We stopped in one little community to see if we could visit with a woman sitting on the side of the road making jewelry. Elder Sorenson gave it a valiant try--he talked, she talked, he talked, she talked--I'm sure they were expressing important things! Only neither could understand the other. As you can see, there is a little difference in their size.

Indeed she was tiny little thing, barely coming up to Elder Sorenson's elbow!

Friday night was a single-adult fireside that we attended by invitation. It was an open forum hosted by Elder Quinten L. Cook, Keith B. McMullin, the Philippine Area Presidency and a few other big guns.

Saturday was a priesthood training meeting for bishops and stake presidents. Kevin, of course, is neither, but he attended anyway.

Sunday the general authorities divided and conquered, each taking a different stake for a special conference.

In three sentances I didn't begin to scratch the tip of the wealth of spirit we experienced over the weekend. How do you like that? We came half way around the world to experience this fine collection of apostles and prophets. Pretty fine.

And Julie Beck is coming the end of January.

Saturday, November 7, 2009

I Saw a Mighty Angel Fly

The day finally came. Gold-leafed angel Moroni was installed on top of the temple a week ago! The construction manager (who happens to be in our ward) must have been screened and tested for abundant patience, tact and diplomacy when he was hired. Mel Fajardo is his name--a lovely fellow, and indeed, patient to the many questions about when, when, when.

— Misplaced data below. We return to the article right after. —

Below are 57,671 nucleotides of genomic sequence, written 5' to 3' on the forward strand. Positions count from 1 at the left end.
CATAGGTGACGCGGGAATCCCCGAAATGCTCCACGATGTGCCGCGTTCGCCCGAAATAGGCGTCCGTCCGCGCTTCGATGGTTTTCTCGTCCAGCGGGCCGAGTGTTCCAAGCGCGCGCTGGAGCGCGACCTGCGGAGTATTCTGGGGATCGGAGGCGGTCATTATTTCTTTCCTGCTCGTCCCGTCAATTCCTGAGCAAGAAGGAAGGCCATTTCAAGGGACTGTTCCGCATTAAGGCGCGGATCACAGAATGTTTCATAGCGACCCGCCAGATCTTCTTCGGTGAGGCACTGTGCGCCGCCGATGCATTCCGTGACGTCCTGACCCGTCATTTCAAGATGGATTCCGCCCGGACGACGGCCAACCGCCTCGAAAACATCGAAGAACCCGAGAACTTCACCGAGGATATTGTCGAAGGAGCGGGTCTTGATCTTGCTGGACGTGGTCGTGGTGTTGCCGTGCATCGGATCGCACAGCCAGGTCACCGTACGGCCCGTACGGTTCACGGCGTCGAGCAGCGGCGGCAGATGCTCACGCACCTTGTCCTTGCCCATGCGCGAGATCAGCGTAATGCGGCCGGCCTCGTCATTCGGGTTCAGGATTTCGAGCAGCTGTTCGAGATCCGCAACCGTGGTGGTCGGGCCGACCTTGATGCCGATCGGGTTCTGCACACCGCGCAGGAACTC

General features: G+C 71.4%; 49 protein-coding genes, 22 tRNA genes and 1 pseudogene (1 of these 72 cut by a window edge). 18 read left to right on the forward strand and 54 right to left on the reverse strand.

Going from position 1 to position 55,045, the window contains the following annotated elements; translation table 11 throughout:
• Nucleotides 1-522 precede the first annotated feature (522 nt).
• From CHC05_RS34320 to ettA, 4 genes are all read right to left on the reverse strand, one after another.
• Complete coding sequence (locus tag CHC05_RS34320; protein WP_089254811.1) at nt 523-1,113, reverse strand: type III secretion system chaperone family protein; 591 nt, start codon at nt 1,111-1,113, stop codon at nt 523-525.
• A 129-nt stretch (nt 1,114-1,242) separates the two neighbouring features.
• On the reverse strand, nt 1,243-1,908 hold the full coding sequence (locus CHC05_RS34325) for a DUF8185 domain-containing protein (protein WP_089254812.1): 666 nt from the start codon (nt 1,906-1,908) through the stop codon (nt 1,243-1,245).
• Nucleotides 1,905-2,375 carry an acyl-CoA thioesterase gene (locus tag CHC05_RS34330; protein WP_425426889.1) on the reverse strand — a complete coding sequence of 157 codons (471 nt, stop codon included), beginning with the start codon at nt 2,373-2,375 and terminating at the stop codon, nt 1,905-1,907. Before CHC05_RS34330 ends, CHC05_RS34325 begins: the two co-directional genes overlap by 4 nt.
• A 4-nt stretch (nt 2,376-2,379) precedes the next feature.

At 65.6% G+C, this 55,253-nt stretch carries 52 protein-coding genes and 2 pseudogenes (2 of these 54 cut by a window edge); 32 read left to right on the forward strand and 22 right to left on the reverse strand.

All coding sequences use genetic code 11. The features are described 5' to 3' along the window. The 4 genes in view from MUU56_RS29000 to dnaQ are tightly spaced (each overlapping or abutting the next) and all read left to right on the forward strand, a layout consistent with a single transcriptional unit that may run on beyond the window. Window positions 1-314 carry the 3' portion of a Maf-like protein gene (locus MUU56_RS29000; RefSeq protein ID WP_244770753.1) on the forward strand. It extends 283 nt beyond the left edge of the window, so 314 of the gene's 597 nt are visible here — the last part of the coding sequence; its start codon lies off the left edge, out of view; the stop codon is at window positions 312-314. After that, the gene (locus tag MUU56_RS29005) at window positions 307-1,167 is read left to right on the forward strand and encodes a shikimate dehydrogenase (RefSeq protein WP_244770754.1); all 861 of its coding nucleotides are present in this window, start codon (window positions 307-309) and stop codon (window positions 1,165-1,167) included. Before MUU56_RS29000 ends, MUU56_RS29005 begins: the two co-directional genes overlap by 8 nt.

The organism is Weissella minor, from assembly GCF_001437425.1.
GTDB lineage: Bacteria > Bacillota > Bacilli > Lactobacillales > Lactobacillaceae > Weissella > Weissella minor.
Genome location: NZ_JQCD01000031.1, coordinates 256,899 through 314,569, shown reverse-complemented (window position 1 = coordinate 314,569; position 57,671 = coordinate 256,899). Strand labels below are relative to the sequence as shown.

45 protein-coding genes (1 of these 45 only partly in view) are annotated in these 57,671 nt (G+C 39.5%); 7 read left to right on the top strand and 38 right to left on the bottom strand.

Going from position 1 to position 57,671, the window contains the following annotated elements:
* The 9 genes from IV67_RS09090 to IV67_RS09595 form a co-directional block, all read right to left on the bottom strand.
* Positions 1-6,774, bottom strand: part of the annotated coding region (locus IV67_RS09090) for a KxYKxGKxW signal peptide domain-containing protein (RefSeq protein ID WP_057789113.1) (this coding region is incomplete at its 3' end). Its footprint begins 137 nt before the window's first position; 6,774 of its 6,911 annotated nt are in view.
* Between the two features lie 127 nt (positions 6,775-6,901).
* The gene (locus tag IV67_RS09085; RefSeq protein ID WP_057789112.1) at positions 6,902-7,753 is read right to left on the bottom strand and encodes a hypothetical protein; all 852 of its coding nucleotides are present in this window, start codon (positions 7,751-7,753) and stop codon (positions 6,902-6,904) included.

Mel--do you ever loose your cool?

Originally Angel Moroni was on deck to be installed in August. It was here, made it through customs (no small feat) and was waiting patiently in its shipping container on the construction site. The hold-up was in the steeple. Some of the granite--4" thick slabs that are pre-cut and fit together like a perfect puzzle was missing and that caused the delay. Not all the granite, of course, just the pieces at the top of the steeple.

I think if that was the most trying challenge of the construction project everyone would be jumping for joy. As it is, things are pretty much on schedule, but still no firm dates for the open house or dedication.

Our weather-reading skills have been honed to a high degree these last eight months, and November 5th was a nearly perfect day. Perfect here is not a bright, sunny, cloudless sky, but big, billowy ocean clouds coming and going, or even fine, gauzy clouds that save us from the searing sun. Cloudless is brutally hot.

We chose the 10-minute walk around the corner to the construction sight and knew other walkers headed toward the temple site as well. Meanwhile, traffic was vrooming along like usual. Kaikai came too, bringing his "big guns". I like camera people. I think I'd like to be a camera person some day. In the mean time I'll be happy to be the lackey of a camera person. They usually have a magnificent bag of tricks that captures images.

We had our point and shoot.

There were folks who came specifically to watch, and folks who happened to be passing by.

The construction workers were all doing their thing, but there was definitely added attention on the upper reaches of the temple. We watched the crane intently. At about 3:00 it dropped it's line with the attached belt, then slowly brought up Moroni. This is it! I wanted to shout and sing and clap.




We weren't the only ones tickled and joyful; even our mailman said he saw Moroni go UP

Elder Bernal--caught by surprise, Elder Deiparine and Elder Curtis (the president's assistants and our neighbors); Elder Clark.

The sister missionaries (on the left) with their investigators.

The hymnist expresses my feelings the best this time:

I saw a mighty angel fly
To earth he bent his way.
A message bearing from on high
To cheer the sons of day.
Truth is the message which he bears,
the gospel's joyful sound,